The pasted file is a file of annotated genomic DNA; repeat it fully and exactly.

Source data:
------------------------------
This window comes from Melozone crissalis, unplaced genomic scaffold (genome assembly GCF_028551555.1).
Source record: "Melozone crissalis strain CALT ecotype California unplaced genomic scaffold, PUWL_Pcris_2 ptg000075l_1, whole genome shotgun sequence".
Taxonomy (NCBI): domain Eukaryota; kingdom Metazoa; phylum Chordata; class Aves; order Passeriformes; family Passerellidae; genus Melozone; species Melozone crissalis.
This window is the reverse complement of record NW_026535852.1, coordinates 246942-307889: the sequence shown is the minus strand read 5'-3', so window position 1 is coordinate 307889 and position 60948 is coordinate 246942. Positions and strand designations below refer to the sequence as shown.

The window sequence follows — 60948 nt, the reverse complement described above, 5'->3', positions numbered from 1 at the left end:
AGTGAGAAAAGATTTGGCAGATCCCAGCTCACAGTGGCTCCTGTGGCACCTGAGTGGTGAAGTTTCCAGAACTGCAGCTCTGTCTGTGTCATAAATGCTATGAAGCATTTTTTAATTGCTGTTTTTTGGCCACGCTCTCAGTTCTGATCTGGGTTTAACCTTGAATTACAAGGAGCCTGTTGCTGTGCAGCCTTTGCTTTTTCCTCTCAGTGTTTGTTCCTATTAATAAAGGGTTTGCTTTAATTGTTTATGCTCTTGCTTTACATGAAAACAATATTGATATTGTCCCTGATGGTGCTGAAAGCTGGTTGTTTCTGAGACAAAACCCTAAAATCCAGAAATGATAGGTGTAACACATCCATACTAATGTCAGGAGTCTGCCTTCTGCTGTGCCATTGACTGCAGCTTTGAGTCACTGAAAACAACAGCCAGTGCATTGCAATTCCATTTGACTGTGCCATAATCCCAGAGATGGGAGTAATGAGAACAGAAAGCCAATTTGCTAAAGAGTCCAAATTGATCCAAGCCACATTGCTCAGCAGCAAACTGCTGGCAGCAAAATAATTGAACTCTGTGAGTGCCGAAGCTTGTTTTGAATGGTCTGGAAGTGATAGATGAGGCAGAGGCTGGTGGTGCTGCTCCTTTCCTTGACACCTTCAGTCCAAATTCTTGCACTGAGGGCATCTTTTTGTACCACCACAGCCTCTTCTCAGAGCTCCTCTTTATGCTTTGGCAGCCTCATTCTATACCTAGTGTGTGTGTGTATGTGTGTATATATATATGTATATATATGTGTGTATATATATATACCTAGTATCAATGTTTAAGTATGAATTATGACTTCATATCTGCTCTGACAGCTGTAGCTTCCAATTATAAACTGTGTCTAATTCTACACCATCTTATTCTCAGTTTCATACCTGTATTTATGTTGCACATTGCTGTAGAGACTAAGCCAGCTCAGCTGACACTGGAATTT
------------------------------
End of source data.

This window comes from Melozone crissalis, unplaced genomic scaffold (genome assembly GCF_028551555.1).
Source record: "Melozone crissalis strain CALT ecotype California unplaced genomic scaffold, PUWL_Pcris_2 ptg000075l_1, whole genome shotgun sequence".
Taxonomy (NCBI): domain Eukaryota; kingdom Metazoa; phylum Chordata; class Aves; order Passeriformes; family Passerellidae; genus Melozone; species Melozone crissalis.
This window is the reverse complement of record NW_026535852.1, coordinates 246942-307889: the sequence shown is the minus strand read 5'-3', so window position 1 is coordinate 307889 and position 60948 is coordinate 246942. Positions and strand designations below refer to the sequence as shown.

The window sequence follows — 60948 nt, the reverse complement described above, 5'->3', positions numbered from 1 at the left end:
AGTGAGAAAAGATTTGGCAGATCCCAGCTCACAGTGGCTCCTGTGGCACCTGAGTGGTGAAGTTTCCAGAACTGCAGCTCTGTCTGTGTCATAAATGCTATGAAGCATTTTTTAATTGCTGTTTTTTGGCCACGCTCTCAGTTCTGATCTGGGTTTAACCTTGAATTACAAGGAGCCTGTTGCTGTGCAGCCTTTGCTTTTTCCTCTCAGTGTTTGTTCCTATTAATAAAGGGTTTGCTTTAATTGTTTATGCTCTTGCTTTACATGAAAACAATATTGATATTGTCCCTGATGGTGCTGAAAGCTGGTTGTTTCTGAGACAAAACCCTAAAATCCAGAAATGATAGGTGTAACACATCCATACTAATGTCAGGAGTCTGCCTTCTGCTGTGCCATTGACTGCAGCTTTGAGTCACTGAAAACAACAGCCAGTGCATTGCAATTCCATTTGACTGTGCCATAATCCCAGAGATGGGAGTAATGAGAACAGAAAGCCAATTTGCTAAAGAGTCCAAATTGATCCAAGCCACATTGCTCAGCAGCAAACTGCTGGCAGCAAAATAATTGAACTCTGTGAGTGCCGAAGCTTGTTTTGAATGGTCTGGAAGTGATAGATGAGGCAGAGGCTGGTGGTGCTGCTCCTTTCCTTGACACCTTCAGTCCAAATTCTTGCACTGAGGGCATCTTTTTGTACCACCACAGCCTCTTCTCAGAGCTCCTCTTTATGCTTTGGCAGCCTCATTCTATACCTAGTGTGTGTGTGTATGTGTGTATATATATATGTATATATATGTGTGTATATATATATACCTAGTATCAATGTTTAAGTATGAATTATGACTTCATATCTGCTCTGACAGCTGTAGCTTCCAATTATAAACTGTGTCTAATTCTACACCATCTTATTCTCAGTTTCATACCTGTATTTATGTTGCACATTGCTGTAGAGACTAAGCCAGCTCAGCTGACACTGGAATTT